• FIND('-'): This statement should not be used anymore (there are a few exceptions I will explain later), because there are better statements like FINDFIRST and FINDSET.

  • FIND('+'): This command should not be used anymore (there are a few exceptions I will explain later), because there are better statements like FINDLAST.

  • FIND('='): This statement is a little strange. It almost works like the GET using the primary key values to find a record. You use it by filling up the fields of the primary key and only then doing a FIND('='). It ALSO considers the filters on the record! It can be useful if you already have the record you need in the variable, and you want to refresh it.

  • FIND('>') / FIND('<'): This bases itself on the current values in the primary key of the record to get the next or previous record, it ALSO considering the filters. Better use NEXT or NEXT(-1).

  • FIND('=<>'): This is the worst of all. It first tries FIND('=') and if it doesn't find a record, it does a FIND('<') and if it doesn't find anything, it does a FIND('>'). TO BE AVOIDED!

  • FINDFIRST: This is THE statement to use if you only need the first record. But NEVER use it if you need to loop records.

  • FINDLAST: This is THE statement to use if you only need the last record. But NEVER use it if you need to loop records.

  • FINDSET: This is THE statement to use if you want to get a set of records. It will get the first N records in one go. If the actual number of records is smaller, it will have all the records on your client at once. N is defined in File=>Database=>Alter=>Tab Advanced=>Caching: Record set

  • ISEMPTY: This is THE statement to use if you want to check if there is at least one record in the (filtered) table.

  • COUNT: This statement is used if you want a precise count of the number of records in the (filtered) table. It is heavier for the server to execute than the COUNTAPPROX.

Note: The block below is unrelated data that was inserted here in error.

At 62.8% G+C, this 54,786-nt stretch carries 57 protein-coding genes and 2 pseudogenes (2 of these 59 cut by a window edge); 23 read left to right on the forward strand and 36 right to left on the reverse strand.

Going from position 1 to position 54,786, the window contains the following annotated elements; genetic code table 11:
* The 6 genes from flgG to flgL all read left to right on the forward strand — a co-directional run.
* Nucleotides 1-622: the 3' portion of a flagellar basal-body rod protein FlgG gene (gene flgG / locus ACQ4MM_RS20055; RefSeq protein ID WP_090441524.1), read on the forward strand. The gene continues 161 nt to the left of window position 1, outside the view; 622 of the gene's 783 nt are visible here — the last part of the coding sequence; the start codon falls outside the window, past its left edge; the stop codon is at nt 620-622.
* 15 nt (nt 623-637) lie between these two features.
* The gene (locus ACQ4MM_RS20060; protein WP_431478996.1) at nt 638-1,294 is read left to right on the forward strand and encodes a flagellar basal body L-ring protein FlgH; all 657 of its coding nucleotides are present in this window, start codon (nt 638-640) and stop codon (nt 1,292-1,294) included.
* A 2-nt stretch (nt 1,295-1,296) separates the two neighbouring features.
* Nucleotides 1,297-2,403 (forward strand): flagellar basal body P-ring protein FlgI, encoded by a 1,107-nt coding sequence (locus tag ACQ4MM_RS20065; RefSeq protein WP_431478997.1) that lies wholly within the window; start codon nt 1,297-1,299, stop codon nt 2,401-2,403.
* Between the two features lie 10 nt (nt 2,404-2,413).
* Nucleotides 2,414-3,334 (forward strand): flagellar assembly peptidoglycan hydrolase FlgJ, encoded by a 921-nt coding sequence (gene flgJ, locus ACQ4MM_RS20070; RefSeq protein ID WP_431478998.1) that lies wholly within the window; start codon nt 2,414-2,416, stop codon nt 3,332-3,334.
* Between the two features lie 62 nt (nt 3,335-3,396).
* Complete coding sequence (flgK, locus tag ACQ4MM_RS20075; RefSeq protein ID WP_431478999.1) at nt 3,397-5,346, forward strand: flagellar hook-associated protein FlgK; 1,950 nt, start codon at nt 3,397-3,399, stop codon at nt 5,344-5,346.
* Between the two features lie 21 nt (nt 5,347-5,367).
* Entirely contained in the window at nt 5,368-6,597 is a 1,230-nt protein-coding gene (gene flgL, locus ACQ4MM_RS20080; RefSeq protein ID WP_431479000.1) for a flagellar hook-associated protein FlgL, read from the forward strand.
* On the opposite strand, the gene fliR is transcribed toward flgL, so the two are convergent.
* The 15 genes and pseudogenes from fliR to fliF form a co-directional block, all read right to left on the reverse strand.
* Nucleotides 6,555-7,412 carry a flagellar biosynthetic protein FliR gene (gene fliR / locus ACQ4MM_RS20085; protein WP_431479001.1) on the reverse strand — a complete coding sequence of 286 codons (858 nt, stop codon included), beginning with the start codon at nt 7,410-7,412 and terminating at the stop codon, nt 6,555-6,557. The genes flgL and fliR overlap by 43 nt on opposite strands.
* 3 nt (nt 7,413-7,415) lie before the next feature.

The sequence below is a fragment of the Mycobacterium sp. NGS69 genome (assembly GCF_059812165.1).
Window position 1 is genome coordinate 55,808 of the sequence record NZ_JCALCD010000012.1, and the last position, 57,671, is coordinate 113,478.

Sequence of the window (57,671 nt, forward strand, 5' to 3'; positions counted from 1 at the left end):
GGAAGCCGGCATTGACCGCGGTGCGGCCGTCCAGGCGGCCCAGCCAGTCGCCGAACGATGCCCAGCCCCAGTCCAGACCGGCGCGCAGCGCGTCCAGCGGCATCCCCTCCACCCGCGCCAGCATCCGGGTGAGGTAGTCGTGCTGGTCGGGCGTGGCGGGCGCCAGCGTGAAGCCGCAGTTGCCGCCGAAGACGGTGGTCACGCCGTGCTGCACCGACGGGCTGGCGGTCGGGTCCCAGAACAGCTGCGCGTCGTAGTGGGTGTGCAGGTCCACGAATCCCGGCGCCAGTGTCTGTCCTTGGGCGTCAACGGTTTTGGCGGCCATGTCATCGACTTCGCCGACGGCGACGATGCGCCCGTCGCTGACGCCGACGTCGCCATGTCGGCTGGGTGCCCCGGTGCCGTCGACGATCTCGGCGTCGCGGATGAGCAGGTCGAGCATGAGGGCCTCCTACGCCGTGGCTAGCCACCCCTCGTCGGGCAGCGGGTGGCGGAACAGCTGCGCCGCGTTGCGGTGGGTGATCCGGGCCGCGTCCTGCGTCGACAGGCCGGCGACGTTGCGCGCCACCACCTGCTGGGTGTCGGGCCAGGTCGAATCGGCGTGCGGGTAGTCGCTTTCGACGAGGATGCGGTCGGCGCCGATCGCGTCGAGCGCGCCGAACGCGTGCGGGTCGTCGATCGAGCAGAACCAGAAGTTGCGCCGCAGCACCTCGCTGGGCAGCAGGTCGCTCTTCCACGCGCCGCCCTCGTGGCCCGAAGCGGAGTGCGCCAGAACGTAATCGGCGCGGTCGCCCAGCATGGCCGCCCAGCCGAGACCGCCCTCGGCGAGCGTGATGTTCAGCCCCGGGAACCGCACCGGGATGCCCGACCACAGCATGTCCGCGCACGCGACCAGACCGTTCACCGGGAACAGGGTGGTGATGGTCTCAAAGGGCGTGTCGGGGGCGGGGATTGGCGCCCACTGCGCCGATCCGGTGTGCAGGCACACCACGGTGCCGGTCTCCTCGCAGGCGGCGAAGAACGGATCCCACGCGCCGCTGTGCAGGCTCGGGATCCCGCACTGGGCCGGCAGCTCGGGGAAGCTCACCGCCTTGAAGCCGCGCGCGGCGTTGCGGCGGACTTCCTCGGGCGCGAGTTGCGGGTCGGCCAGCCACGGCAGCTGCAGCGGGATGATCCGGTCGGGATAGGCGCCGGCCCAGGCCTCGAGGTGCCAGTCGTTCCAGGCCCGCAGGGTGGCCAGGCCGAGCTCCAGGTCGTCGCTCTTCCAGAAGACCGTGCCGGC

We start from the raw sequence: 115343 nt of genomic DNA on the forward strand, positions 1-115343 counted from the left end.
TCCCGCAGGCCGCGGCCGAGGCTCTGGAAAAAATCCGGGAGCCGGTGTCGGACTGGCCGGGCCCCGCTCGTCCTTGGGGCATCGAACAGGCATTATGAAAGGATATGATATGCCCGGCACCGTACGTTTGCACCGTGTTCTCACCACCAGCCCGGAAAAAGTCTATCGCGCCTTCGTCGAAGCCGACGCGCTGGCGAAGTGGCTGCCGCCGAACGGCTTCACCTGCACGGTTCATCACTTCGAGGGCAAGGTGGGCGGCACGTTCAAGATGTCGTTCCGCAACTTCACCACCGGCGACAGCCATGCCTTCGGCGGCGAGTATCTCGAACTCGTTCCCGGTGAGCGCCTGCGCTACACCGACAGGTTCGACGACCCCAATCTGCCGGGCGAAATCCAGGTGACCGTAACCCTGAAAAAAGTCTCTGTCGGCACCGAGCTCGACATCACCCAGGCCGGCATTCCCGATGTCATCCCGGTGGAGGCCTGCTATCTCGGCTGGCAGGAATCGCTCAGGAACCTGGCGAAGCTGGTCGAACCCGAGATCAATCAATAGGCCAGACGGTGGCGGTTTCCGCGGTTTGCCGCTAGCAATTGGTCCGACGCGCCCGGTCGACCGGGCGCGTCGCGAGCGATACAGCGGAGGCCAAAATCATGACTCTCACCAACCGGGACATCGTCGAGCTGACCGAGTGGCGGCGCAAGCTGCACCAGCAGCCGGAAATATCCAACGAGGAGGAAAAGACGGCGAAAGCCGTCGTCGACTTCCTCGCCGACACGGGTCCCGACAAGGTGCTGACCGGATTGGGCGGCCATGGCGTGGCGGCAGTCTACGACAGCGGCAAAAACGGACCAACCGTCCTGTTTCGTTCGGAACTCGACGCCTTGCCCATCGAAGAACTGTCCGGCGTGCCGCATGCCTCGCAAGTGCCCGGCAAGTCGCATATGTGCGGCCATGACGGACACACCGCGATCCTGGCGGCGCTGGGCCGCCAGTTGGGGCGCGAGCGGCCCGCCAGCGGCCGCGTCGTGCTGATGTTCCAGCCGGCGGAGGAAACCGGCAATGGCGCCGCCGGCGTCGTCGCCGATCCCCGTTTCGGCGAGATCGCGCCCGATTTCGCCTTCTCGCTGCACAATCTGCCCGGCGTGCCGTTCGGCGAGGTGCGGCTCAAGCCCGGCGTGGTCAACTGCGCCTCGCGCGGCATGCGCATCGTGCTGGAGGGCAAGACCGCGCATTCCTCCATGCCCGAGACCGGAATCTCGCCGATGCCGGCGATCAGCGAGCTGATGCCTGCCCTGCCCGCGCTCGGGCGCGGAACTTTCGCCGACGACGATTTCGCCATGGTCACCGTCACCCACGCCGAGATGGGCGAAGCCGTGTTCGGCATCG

• COUNTAPPROX: This statement is used if you want an approximate count of the number of records in the (filtered) table. It can be used for a progressbar. It is lighter for the server to execute than the COUNT.



EXAMPLES for reading data WITHOUT locking the records

  • You need to check if there are ANY records in your (filtered) table, but you don't need any of them to work on. There are a lot of possibilities that all work, but performance can be a big problem

    • (VERY) WRONG: because it counts ALL records
      IF TheTable.COUNT > 0 THEN ... // or COUNTAPPROX
    • WRONG: It returns a SET of records to the client
      IF TheTable.FINDSET THEN ...
    • (LESS) WRONG: Until some versions ago (I don't remember which), you would use this because there was no alternative. This opens a cursor on SQL.
      IF TheTable.FIND('-') THEN ... // or FIND('+')
    • (STILL) WRONG: It doesn't open a cursor in SQL, but it still returns 1 record (if there is at least 1 available)
      IF TheTable.FINDFIRST THEN ... // or FINDLAST
    • CORRECT: it NEVER returns a record. It just returns a boolean to say there are/are not records.
      IF NOT TheTable.ISEMPTY THEN ...
  • You want ONY the first/last record (if it exists), but NEVER more.

    • VERY WRONG: It returns a set of records to the client
      If TheTable.FINDSET THEN ... // to get the last record , you would need
      to put ASCENDING(FALSE) before calling FINDSET (later more on this
      because it is even MORE WRONG than VERY WRONG)
    • WRONG: This opens a cursor on SQL.
      If TheTable.FIND('-') THEN ... // or FIND('+')
    • CORRECT: it doesn't open a cursor and it returns only 1 record
      If TheTable.FINDFIRST THEN ... // or FINDLAST
  • You want ALL records in ASCENDING order

    • VERY WRONG: The FINDFIRST does not open a cursor and returns ONLY the first record. The first time NEXT is called, NAV sees it hasn't a cursor and creates it in that moment.
      IF TheTable.FINDFIRST THEN
        REPEAT
          ...
        UNTIL TheTable.NEXT = 0;
    • WRONG: This will give you 1 record at a time.
      IF TheTable.FIND('-') THEN
        REPEAT
          ...
        UNTIL TheTable.NEXT = 0;
    • CORRECT: This will give you the first N records in one go, and after that 1 by 1.